Let us say the neural network's task is to generate a molecule. The molecule consists of three types of atoms, each specified using discrete data. If the data is noised according to a normal distribution, the atom types may assume values that do not exist in the real world. In a star-shaped model, we can select the desired distribution type, ensuring that the data remains undistorted.

Andrey Okhotin
Co-author of the paper, Research Assistant, Centre of Deep Learning and Bayesian Methods, AI and Digital Science Institute, Faculty of Computer Science, HSE University

The new model comprises two components: one for noising the object through iterative removal of information, and the other for learning to reverse the process by taking a step back in the chain. The model can be configured for eight types of distributions that support data constraints.

We have adopted a new structure for the reverse process. Previously, each subsequent state could be derived solely from one previous state, whereas now, each state of the object depends on all preceding ones. In this structure, information is aggregated into a single object, which we refer to as tail statistics , and then fed into the neural network to guide its subsequent steps. This enables us to train the model more effectively.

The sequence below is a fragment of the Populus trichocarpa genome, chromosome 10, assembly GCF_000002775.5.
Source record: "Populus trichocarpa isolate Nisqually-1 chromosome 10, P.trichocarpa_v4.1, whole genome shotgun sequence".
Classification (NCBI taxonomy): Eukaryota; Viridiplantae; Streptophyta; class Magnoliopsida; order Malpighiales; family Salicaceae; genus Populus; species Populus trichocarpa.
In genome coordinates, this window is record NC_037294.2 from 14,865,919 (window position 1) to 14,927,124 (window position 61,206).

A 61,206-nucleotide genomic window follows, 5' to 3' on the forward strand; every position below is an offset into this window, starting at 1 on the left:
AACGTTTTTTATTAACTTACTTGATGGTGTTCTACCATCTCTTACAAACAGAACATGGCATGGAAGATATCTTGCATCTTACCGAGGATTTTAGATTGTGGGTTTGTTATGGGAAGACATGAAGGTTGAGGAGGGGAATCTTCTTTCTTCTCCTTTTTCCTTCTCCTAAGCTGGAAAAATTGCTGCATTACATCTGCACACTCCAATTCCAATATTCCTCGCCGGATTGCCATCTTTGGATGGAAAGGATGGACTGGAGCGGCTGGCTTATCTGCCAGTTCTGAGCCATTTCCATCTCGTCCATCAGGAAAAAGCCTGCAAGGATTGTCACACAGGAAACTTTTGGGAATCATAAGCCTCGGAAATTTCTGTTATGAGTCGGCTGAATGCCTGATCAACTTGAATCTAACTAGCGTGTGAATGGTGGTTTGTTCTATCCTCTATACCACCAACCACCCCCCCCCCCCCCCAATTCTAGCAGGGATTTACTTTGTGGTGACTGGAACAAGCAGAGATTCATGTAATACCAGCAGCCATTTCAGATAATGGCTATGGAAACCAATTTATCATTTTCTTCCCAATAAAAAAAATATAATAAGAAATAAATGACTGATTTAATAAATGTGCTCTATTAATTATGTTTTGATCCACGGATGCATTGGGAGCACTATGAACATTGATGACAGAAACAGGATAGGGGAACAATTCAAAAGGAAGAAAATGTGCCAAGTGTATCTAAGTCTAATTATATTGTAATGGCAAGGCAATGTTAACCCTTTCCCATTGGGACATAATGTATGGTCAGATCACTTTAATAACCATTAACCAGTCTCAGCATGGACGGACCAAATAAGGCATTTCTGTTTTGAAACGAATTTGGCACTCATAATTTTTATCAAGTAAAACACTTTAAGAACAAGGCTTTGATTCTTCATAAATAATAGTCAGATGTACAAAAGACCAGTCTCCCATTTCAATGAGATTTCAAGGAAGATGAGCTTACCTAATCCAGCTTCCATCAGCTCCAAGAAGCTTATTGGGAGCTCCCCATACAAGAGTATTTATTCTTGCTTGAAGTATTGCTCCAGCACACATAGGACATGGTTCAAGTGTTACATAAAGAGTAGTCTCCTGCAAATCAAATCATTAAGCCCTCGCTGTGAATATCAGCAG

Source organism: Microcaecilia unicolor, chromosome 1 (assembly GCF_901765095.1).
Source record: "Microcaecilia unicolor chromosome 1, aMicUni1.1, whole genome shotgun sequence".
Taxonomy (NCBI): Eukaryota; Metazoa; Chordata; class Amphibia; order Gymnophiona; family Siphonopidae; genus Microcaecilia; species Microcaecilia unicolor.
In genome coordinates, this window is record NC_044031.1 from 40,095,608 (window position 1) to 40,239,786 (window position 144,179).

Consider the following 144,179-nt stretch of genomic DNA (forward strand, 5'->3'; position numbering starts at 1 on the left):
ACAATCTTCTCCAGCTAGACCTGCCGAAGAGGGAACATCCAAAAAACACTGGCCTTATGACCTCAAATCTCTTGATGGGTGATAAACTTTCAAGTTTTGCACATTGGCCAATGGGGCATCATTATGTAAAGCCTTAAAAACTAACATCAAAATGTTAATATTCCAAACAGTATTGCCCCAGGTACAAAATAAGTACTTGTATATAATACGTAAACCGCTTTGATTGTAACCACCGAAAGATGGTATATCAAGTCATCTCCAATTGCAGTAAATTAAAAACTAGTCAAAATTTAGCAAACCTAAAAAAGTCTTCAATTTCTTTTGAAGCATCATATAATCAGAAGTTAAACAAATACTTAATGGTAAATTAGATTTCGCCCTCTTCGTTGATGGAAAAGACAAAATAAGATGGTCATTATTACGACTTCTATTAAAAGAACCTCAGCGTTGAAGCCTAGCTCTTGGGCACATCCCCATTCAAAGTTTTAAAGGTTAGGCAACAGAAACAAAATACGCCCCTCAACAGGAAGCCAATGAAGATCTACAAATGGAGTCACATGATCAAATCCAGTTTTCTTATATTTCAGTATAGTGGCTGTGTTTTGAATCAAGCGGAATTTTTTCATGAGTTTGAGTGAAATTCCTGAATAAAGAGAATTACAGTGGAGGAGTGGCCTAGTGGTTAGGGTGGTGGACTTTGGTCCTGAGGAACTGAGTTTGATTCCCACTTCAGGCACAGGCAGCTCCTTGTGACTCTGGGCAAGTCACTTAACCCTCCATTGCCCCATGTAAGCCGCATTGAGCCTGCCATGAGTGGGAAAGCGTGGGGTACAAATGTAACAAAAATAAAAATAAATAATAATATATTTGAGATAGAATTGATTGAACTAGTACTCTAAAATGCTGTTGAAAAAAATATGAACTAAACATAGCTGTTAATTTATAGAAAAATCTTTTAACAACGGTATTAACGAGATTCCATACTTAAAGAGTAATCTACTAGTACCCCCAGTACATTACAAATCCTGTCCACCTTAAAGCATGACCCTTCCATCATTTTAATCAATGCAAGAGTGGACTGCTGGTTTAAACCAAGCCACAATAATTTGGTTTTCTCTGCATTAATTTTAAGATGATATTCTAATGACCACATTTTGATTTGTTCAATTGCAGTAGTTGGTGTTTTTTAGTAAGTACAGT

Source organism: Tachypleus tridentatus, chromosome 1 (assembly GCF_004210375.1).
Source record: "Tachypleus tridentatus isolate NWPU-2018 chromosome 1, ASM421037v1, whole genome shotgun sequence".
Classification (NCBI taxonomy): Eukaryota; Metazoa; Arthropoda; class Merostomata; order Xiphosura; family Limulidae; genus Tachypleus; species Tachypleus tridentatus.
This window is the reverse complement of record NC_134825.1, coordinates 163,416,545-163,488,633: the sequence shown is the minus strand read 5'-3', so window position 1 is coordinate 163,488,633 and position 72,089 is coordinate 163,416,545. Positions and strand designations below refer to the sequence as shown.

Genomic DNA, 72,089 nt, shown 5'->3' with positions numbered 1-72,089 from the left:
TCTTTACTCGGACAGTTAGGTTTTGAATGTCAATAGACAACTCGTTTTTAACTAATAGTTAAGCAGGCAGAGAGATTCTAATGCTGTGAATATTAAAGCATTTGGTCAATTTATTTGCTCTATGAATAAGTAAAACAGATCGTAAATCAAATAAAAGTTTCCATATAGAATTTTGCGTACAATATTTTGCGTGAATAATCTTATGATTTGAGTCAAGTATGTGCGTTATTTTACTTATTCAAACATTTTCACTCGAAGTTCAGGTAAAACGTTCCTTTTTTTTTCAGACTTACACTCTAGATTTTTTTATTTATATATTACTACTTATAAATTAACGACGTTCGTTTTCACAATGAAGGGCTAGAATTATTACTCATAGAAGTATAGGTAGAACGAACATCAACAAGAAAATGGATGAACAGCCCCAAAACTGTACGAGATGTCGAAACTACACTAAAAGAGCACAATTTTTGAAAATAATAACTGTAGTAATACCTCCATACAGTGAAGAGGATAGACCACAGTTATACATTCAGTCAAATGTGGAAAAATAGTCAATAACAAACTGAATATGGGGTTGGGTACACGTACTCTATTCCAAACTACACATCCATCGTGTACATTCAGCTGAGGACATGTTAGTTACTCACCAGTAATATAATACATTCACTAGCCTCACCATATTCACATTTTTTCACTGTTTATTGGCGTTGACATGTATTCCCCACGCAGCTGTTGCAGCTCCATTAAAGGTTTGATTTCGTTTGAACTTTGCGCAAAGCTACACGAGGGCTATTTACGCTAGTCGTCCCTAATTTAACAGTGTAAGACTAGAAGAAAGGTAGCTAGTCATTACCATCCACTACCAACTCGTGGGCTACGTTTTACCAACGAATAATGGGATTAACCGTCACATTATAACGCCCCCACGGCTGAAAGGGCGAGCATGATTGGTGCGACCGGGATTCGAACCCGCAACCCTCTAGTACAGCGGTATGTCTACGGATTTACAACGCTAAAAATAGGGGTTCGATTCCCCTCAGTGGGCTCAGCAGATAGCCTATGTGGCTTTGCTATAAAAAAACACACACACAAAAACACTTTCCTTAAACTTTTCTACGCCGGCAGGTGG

Dmitry Vetrov
Academic Supervisor, AI and Digital Science Institute, HSE University; Scientific Consultant, AIRI

The scientists compared the performance of their star-shaped model with that of conventional diffusion models. For text generation tasks in the standard mode, the new model performed at the same quality level. However, in the accelerated mode—with fewer generation steps—it outperformed conventional models for images, producing a dataset closer to the original.

In handling complex tasks which involved generating points in various geometric spaces—such as a sphere, a simplex, and a space of matrices describing ellipses—the star-shaped model demonstrated significantly better outcomes than the classical diffusion model.

In the problem of generating points on a sphere, the model was trained to mark locations on the Earth's surface where, according to the 2020 geodetic dataset, fires most frequently occurred. Following that, a comparison was made between the actual points and those generated by the model. The model was found to generate points in close proximity to the original dataset, and its output was comparable to that achieved by existing methods for solving this problem.



фон Мизес-Фишера

von Mises-Fischer












In this paper, we propose a more versatile diffusion model capable of generating objects with complex structures. This will facilitate the application of such methods to a broader range of problems in the natural sciences, such as biology, physics, and chemistry, where there are structural constraints to generating objects like molecules, states of elementary particles, and chemical compounds.

Aibek Alanov
Co-author of the paper, Junior Research Fellow, Centre of Deep Learning and Bayesian Methods, AI and Digital Science Institute, HSE University; Research Fellow, AIRI


May 15